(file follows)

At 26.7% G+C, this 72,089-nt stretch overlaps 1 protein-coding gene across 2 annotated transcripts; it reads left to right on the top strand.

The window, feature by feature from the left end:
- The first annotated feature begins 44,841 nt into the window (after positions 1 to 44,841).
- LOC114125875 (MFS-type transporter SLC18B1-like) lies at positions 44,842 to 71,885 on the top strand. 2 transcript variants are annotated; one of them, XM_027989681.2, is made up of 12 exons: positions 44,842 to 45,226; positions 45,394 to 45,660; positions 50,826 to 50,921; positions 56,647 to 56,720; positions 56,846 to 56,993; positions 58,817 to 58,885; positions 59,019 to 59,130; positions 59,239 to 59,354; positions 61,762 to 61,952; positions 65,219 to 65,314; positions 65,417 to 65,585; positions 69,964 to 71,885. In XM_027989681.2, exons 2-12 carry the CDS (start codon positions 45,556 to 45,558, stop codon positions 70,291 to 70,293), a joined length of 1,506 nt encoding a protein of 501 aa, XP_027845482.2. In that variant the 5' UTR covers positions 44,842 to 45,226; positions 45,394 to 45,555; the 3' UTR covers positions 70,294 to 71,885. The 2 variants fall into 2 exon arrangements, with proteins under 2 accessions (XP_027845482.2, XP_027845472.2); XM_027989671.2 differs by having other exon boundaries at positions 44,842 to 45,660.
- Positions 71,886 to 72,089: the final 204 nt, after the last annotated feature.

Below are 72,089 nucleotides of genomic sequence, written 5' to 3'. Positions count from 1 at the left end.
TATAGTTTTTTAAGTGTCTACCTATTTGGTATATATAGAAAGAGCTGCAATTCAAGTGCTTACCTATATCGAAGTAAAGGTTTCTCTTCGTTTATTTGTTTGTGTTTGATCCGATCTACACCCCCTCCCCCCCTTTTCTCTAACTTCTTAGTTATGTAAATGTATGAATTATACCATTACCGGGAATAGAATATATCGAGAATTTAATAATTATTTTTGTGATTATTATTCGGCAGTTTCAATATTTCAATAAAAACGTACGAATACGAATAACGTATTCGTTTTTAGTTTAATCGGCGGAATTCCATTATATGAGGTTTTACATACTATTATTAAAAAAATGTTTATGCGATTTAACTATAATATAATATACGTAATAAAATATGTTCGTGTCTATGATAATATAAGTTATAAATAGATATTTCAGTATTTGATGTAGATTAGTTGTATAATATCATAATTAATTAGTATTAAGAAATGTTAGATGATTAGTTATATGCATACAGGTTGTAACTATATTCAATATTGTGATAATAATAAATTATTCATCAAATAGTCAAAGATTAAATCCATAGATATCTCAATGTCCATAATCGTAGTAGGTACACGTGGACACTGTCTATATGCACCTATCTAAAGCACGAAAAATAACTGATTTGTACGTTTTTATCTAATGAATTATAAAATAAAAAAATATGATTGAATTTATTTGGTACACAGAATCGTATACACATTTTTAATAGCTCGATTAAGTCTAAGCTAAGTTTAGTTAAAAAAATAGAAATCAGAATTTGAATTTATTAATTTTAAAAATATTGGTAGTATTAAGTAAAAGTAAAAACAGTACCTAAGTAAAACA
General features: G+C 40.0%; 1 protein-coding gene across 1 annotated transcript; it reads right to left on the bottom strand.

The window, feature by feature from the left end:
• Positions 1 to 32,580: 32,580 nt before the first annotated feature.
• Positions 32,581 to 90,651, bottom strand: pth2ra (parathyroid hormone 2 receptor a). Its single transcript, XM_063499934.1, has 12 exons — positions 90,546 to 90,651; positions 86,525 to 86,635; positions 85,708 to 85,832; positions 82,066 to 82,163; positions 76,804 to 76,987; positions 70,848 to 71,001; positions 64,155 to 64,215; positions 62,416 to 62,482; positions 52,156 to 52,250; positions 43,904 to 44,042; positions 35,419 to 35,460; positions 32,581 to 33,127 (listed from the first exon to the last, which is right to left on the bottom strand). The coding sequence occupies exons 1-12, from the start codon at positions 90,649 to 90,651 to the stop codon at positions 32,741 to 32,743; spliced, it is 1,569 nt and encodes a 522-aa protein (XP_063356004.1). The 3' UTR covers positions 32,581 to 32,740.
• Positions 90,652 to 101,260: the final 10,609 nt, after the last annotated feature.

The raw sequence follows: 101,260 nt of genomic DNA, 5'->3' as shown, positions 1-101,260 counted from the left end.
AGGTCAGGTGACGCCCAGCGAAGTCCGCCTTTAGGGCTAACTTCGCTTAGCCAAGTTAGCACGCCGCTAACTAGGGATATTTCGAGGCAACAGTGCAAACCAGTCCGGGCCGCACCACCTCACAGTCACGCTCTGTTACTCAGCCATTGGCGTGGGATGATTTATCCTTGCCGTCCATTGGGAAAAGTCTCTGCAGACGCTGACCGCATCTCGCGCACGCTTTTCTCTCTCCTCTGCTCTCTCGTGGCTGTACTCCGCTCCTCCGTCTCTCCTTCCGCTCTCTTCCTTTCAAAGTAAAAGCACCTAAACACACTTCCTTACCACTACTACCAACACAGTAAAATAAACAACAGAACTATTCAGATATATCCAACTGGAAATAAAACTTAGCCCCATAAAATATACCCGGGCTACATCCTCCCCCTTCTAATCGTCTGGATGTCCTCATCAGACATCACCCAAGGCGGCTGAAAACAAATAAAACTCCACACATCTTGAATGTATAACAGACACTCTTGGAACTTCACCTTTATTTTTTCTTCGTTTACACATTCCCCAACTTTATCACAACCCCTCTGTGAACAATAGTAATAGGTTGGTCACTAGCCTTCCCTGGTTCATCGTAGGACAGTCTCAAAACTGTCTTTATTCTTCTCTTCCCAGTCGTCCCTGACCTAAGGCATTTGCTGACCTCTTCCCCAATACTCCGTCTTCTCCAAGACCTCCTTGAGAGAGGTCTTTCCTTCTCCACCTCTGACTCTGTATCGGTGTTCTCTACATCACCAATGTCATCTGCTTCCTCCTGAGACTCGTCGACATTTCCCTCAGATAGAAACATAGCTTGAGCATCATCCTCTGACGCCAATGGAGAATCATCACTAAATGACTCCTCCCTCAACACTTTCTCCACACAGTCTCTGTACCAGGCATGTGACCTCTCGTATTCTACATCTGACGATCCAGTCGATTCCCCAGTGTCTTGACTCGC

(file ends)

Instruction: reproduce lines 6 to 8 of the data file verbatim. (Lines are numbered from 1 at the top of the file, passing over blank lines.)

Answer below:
Below are 72,089 nucleotides of genomic sequence, written 5' to 3'. Positions count from 1 at the left end.
TATAGTTTTTTAAGTGTCTACCTATTTGGTATATATAGAAAGAGCTGCAATTCAAGTGCTTACCTATATCGAAGTAAAGGTTTCTCTTCGTTTATTTGTTTGTGTTTGATCCGATCTACACCCCCTCCCCCCCTTTTCTCTAACTTCTTAGTTATGTAAATGTATGAATTATACCATTACCGGGAATAGAATATATCGAGAATTTAATAATTATTTTTGTGATTATTATTCGGCAGTTTCAATATTTCAATAAAAACGTACGAATACGAATAACGTATTCGTTTTTAGTTTAATCGGCGGAATTCCATTATATGAGGTTTTACATACTATTATTAAAAAAATGTTTATGCGATTTAACTATAATATAATATACGTAATAAAATATGTTCGTGTCTATGATAATATAAGTTATAAATAGATATTTCAGTATTTGATGTAGATTAGTTGTATAATATCATAATTAATTAGTATTAAGAAATGTTAGATGATTAGTTATATGCATACAGGTTGTAACTATATTCAATATTGTGATAATAATAAATTATTCATCAAATAGTCAAAGATTAAATCCATAGATATCTCAATGTCCATAATCGTAGTAGGTACACGTGGACACTGTCTATATGCACCTATCTAAAGCACGAAAAATAACTGATTTGTACGTTTTTATCTAATGAATTATAAAATAAAAAAATATGATTGAATTTATTTGGTACACAGAATCGTATACACATTTTTAATAGCTCGATTAAGTCTAAGCTAAGTTTAGTTAAAAAAATAGAAATCAGAATTTGAATTTATTAATTTTAAAAATATTGGTAGTATTAAGTAAAAGTAAAAACAGTACCTAAGTAAAACA
General features: G+C 40.0%; 1 protein-coding gene across 1 annotated transcript; it reads right to left on the bottom strand.